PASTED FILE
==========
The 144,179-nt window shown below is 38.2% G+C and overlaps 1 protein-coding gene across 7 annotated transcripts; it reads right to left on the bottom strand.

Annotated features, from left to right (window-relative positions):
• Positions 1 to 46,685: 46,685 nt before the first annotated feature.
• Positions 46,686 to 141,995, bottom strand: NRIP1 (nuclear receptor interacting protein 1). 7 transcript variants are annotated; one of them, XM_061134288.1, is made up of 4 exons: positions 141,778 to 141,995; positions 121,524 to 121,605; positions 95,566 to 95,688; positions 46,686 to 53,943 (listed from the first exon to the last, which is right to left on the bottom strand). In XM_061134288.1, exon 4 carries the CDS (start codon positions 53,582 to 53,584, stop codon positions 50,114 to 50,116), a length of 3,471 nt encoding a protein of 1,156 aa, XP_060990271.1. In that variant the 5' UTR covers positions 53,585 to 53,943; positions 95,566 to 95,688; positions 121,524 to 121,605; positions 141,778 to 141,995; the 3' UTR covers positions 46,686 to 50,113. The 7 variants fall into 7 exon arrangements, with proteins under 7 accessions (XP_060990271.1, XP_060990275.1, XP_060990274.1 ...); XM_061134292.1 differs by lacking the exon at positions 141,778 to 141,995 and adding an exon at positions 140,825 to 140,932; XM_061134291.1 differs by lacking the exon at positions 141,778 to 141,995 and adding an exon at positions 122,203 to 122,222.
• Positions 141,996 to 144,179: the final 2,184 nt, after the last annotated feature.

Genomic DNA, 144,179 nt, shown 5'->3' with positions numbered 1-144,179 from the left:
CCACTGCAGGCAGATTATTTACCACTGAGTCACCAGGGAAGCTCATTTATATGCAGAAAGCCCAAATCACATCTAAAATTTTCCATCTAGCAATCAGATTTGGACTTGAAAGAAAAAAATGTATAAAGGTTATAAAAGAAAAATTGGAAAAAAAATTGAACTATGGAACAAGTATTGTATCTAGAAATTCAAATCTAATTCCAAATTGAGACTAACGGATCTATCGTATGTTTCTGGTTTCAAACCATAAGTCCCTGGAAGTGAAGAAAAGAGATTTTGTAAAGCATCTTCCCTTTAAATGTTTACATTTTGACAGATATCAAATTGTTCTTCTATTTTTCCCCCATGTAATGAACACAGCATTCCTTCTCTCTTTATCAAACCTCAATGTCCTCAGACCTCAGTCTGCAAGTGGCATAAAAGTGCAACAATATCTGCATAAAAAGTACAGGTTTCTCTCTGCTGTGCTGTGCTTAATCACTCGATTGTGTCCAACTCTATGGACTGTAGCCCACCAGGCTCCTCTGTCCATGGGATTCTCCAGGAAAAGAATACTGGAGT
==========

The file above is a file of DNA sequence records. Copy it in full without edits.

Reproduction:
The 144,179-nt window shown below is 38.2% G+C and overlaps 1 protein-coding gene across 7 annotated transcripts; it reads right to left on the bottom strand.

Annotated features, from left to right (window-relative positions):
• Positions 1 to 46,685: 46,685 nt before the first annotated feature.
• Positions 46,686 to 141,995, bottom strand: NRIP1 (nuclear receptor interacting protein 1). 7 transcript variants are annotated; one of them, XM_061134288.1, is made up of 4 exons: positions 141,778 to 141,995; positions 121,524 to 121,605; positions 95,566 to 95,688; positions 46,686 to 53,943 (listed from the first exon to the last, which is right to left on the bottom strand). In XM_061134288.1, exon 4 carries the CDS (start codon positions 53,582 to 53,584, stop codon positions 50,114 to 50,116), a length of 3,471 nt encoding a protein of 1,156 aa, XP_060990271.1. In that variant the 5' UTR covers positions 53,585 to 53,943; positions 95,566 to 95,688; positions 121,524 to 121,605; positions 141,778 to 141,995; the 3' UTR covers positions 46,686 to 50,113. The 7 variants fall into 7 exon arrangements, with proteins under 7 accessions (XP_060990271.1, XP_060990275.1, XP_060990274.1 ...); XM_061134292.1 differs by lacking the exon at positions 141,778 to 141,995 and adding an exon at positions 140,825 to 140,932; XM_061134291.1 differs by lacking the exon at positions 141,778 to 141,995 and adding an exon at positions 122,203 to 122,222.
• Positions 141,996 to 144,179: the final 2,184 nt, after the last annotated feature.

Genomic DNA, 144,179 nt, shown 5'->3' with positions numbered 1-144,179 from the left:
CCACTGCAGGCAGATTATTTACCACTGAGTCACCAGGGAAGCTCATTTATATGCAGAAAGCCCAAATCACATCTAAAATTTTCCATCTAGCAATCAGATTTGGACTTGAAAGAAAAAAATGTATAAAGGTTATAAAAGAAAAATTGGAAAAAAAATTGAACTATGGAACAAGTATTGTATCTAGAAATTCAAATCTAATTCCAAATTGAGACTAACGGATCTATCGTATGTTTCTGGTTTCAAACCATAAGTCCCTGGAAGTGAAGAAAAGAGATTTTGTAAAGCATCTTCCCTTTAAATGTTTACATTTTGACAGATATCAAATTGTTCTTCTATTTTTCCCCCATGTAATGAACACAGCATTCCTTCTCTCTTTATCAAACCTCAATGTCCTCAGACCTCAGTCTGCAAGTGGCATAAAAGTGCAACAATATCTGCATAAAAAGTACAGGTTTCTCTCTGCTGTGCTGTGCTTAATCACTCGATTGTGTCCAACTCTATGGACTGTAGCCCACCAGGCTCCTCTGTCCATGGGATTCTCCAGGAAAAGAATACTGGAGT